Three scientists who made tremendous breakthroughs in matter are getting recognized for their efforts.
The Nobel Prize in physics has been awarded to three scientists over a discovery that could lead to quantum leaps in quantum computing. David Thouless, Duncan Haldane and Michael Kosterlitz were all awarded Nobel Prizes for breakthroughs in the 1970s and 1980s about the exotic states of matter.
The discoveries resulted in entirely new fields of research and had big implications for electronic devices that we rely on today. And it opened up our understanding of matter in unusual states or phases, according to a statement from the University of Washington.
Why are they being honored now? Nobel judges will often wait until decades later to recognize a discovery to make sure that they stand the test of time.
The award, which is worth $930,000, was divided up between the three of them.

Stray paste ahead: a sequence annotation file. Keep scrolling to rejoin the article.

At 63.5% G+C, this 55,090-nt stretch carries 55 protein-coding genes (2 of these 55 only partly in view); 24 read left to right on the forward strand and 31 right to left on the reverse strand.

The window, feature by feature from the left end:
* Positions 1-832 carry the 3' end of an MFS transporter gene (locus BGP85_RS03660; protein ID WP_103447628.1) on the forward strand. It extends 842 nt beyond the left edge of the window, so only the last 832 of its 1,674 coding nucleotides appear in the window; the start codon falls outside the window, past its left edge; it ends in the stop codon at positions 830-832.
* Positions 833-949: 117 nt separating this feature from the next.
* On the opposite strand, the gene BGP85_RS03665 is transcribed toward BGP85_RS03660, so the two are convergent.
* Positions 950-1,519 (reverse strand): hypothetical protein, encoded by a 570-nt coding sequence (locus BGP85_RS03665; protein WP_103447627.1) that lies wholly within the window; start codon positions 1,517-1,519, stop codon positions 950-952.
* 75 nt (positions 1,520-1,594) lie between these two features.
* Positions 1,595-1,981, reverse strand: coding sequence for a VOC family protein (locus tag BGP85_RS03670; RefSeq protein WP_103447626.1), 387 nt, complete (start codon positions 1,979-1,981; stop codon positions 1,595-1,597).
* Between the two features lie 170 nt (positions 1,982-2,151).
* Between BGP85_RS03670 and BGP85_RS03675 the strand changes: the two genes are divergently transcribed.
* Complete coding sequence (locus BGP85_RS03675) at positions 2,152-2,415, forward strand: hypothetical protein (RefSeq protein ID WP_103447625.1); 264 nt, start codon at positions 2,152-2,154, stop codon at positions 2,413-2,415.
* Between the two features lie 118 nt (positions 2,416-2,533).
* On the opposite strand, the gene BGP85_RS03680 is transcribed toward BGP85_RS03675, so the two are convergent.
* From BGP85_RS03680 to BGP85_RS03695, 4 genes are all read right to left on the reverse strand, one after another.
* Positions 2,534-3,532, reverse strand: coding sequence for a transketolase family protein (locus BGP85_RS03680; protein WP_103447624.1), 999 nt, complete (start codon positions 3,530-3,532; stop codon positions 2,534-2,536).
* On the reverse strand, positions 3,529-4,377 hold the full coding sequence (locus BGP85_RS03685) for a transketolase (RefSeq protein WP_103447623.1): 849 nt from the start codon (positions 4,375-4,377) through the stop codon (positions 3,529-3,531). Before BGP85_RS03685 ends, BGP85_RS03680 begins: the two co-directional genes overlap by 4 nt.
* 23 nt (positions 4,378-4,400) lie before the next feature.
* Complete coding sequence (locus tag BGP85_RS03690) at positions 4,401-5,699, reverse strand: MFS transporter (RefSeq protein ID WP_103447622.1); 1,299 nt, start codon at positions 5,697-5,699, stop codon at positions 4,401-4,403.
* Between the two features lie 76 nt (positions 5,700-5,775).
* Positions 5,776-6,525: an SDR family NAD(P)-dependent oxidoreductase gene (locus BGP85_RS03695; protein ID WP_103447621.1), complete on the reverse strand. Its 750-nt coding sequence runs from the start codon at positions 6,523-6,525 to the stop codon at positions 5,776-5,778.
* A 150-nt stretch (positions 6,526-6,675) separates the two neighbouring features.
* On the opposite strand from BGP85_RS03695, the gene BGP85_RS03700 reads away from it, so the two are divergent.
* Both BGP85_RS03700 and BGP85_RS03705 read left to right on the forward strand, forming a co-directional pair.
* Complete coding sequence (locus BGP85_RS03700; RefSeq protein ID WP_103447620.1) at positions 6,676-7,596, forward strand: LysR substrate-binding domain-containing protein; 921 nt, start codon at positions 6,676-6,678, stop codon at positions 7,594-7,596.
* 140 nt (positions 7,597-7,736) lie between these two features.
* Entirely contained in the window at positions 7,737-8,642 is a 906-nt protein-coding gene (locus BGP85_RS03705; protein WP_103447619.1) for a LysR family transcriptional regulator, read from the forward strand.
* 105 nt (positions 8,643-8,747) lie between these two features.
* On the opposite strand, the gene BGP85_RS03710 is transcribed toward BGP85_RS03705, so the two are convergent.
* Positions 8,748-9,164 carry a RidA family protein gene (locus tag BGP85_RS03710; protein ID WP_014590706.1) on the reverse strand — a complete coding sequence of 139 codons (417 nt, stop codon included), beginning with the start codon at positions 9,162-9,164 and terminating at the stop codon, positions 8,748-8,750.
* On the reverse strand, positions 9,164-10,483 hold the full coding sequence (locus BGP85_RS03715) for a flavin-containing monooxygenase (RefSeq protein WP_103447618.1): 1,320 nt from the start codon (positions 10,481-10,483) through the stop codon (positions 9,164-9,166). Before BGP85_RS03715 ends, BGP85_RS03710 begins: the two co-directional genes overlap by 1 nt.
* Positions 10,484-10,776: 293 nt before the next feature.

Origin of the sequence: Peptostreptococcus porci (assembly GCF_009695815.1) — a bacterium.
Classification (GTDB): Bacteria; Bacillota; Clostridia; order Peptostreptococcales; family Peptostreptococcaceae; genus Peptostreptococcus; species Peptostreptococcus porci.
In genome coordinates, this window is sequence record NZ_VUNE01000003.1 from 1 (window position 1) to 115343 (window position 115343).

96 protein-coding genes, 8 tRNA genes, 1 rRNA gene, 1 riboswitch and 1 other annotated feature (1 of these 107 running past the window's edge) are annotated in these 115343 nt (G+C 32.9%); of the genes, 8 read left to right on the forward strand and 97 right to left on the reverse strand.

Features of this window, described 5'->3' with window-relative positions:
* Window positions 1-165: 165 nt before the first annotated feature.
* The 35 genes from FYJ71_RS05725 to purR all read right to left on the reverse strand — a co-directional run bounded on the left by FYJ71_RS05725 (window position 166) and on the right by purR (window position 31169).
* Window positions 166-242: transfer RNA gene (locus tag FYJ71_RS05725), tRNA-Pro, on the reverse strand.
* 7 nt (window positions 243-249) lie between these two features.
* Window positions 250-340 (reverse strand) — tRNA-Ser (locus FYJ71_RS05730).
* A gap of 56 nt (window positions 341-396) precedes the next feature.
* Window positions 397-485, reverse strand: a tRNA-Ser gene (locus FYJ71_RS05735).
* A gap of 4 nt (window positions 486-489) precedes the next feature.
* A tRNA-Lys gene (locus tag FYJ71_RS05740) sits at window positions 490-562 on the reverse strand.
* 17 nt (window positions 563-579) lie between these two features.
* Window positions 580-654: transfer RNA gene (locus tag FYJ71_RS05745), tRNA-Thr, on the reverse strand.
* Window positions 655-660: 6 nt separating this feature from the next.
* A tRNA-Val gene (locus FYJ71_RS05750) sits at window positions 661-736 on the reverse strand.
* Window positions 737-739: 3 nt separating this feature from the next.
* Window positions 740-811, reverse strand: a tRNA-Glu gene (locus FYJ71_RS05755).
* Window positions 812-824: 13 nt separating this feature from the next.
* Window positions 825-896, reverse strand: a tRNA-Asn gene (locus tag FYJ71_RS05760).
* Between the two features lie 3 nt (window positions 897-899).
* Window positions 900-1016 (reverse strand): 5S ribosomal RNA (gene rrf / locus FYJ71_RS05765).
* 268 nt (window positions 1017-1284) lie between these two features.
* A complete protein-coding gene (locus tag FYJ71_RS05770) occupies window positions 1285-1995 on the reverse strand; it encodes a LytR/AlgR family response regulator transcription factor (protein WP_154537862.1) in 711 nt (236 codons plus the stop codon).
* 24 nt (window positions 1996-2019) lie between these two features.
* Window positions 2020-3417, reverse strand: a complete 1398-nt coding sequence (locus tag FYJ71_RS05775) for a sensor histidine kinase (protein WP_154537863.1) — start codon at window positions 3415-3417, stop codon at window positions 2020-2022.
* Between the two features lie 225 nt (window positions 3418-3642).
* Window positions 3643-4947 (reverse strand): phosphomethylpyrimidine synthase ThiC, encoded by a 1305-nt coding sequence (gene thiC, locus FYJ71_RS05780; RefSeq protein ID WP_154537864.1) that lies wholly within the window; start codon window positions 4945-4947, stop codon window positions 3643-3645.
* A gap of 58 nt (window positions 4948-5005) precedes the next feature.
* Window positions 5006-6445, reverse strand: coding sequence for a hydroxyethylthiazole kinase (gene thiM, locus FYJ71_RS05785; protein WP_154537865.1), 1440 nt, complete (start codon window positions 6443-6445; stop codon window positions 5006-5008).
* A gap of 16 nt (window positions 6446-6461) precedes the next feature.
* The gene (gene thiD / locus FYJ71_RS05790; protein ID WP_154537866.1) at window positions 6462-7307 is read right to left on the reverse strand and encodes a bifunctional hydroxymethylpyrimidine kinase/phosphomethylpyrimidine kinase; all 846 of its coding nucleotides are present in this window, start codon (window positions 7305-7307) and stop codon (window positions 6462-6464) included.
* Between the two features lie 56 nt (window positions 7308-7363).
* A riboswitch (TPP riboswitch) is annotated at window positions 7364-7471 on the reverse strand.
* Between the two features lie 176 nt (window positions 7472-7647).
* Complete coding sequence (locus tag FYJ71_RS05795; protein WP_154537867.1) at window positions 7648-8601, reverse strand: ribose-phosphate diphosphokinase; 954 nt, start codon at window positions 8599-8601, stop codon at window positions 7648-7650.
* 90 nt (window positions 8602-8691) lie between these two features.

The scientists were honored for using advanced mathematical methods to study unusual and exotic states of matter, important for the development of superconductors and thin magnetic films.
“Prof. Thouless’ work is a perfect example of why curiosity-driven basic science is so vital,” said UW President Ana Mari Cauce. “Not only did his discoveries open up entirely new fields of research, but they also have had implications for the electronic devices that power our world today and those that may do so in the future — everything from advanced superconductors to quantum computers to other applications we can hardly imagine. We are tremendously proud of this recognition of the seminal importance of his work.”